Fast Facts FAQs
Below are some answers to FAQ’s about Fast Facts.
I’d like distribute or use Fast Facts as part of a curriculum. Can I republish them?
Yes, for non-commercial educational purposes, and with proper attribution. At minimum this means including the authors’ names and the original publication information including a link to the PCNOW Fast Facts and Concepts website: www.mypcnow.org.
Additional Copyright Information
Fast Facts are a free palliative care educational resource and can be reprinted, with proper attribution, for non-commercial educational purposes.
- Fast Facts are published under a Creative Commons Attribution-NonCommercial-ShareAlike copyright.
- If you plan on posting one or more Fast Facts to a website, please contact us and describe your organization and publication plans.
- Independent publication of the entire collection of Fast Facts on a website other than mypcnow.org is not allowed due to the need to frequently update Fast Facts.
- If you are using Fast Facts as part of a CME curriculum, please let us know.
If you are not sure if your reproduction of Fast Facts is appropriate by these guidelines, email the editor at email@example.com
How do I reference a Fast Fact?
Fast Facts are published by number, month, and year (no volume or page numbers), and can be referenced a variety of ways depending on your preferred format. If a Fast Fact is published in the Journal of Palliative Medicine you can cite it as any other journal article. Examples include:
- Bradley C, Brasel K. Fast Facts and Concepts #194. Disclosing Medical Error. December 2007. Available at: https://www.mypcnow.org
- Bradley C, Brasel K. Disclosing medical error. Fast Facts and Concepts. December 2007; 194. Available at: https://www.mypcnow.org
How do I know when a new Fast Fact has been published?
There are two ways. 1) Check the mypcnow.org website. New Fast Facts are generally published twice a month. 2) Subscribe to PCNOW for email notification and updates.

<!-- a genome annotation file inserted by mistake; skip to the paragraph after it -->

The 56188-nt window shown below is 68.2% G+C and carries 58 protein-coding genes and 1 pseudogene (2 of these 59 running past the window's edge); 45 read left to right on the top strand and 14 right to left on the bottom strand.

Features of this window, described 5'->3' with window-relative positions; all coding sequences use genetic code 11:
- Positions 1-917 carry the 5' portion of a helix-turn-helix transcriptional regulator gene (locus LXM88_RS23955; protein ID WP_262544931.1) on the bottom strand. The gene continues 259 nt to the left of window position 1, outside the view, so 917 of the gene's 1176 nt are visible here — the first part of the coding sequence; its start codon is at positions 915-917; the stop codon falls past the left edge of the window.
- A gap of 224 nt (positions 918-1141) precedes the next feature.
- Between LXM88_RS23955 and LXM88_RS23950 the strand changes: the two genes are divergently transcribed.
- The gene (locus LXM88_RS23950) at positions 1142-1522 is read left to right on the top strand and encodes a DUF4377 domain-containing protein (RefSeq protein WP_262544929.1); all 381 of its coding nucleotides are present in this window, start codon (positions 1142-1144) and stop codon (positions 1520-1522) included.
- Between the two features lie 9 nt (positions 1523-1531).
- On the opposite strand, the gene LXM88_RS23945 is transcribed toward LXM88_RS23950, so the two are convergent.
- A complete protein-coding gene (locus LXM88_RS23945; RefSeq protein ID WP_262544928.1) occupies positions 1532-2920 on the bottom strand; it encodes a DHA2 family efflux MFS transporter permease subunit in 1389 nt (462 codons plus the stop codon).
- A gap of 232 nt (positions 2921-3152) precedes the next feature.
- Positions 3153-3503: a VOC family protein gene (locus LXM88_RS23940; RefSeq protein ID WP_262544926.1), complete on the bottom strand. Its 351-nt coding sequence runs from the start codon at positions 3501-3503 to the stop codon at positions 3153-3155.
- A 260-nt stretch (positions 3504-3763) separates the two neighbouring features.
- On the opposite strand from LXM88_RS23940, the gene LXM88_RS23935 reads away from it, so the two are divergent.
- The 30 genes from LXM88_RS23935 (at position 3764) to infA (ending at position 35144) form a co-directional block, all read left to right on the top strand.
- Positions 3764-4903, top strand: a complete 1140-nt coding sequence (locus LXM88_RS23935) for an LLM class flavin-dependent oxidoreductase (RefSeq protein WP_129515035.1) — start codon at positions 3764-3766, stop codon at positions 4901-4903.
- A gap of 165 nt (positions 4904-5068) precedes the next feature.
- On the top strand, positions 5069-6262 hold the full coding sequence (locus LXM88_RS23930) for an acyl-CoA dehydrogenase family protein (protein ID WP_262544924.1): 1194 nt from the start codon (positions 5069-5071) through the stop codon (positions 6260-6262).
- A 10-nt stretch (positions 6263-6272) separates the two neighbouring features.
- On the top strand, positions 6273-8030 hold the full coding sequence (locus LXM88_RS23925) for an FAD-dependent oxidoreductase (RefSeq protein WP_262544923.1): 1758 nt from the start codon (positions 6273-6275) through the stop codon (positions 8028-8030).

Who are the Managing Directors of Fast Facts?
Drs. Drew Rosielle, Christopher Lawton, and Sean Marks are the Fast Fact Managing Directors
Who reviews Fast Facts and Concepts?
Fast Facts are peer reviewed by the Editorial Board members, as well as other experts in the field (see About Fast Facts).
How do I comment on a Fast Fact?
Readers can send feedback on Fast Facts to the editor Sean Marks MD at firstname.lastname@example.org.
I think there might be an error in a Fast Fact – what should I do?
Please email the editor at email@example.com. Since Fast Facts are published digitally, errors can be corrected after publication.
Are Fast Facts updated?
Yes. Each Fast Fact has a “Version History” below the references. All Fast Facts were re-copy-edited in 2009 and then again in 2015.
How do I write a Fast Fact?
We encourage anyone to write a Fast Fact. Contact the editor at firstname.lastname@example.org, with your idea prior to actually writing to ensure that your topic is not already in the pipeline of new Fast Facts
What is the Fast Fact format?
Fast Facts are intended to be concise and practical. Generally they are limited to a single page (Arial 10pt type, single spaced), excluding references. This is approximately 650 words, not including references. Content summarized into bullets is encouraged in place of long text-only paragraphs. There are no formal style specifications, but look at some recent Fast Facts for a sense of their style and format.
What is a good topic for a Fast Fact?
Any topic which has to do with the supportive care of children or adults facing life-limiting diseases, or at the end of life. This can include pain and symptom management topics, disease specific topics (e.g. amyotrophic lateral sclerosis, congestive heart failure), prognostication, communication, decision-making, cultural and spiritual issues, ethics and public policy, location specific topics (e.g. hospices, nursing homes, intensive care units), as well as how caring for dying patients affects professionals and families.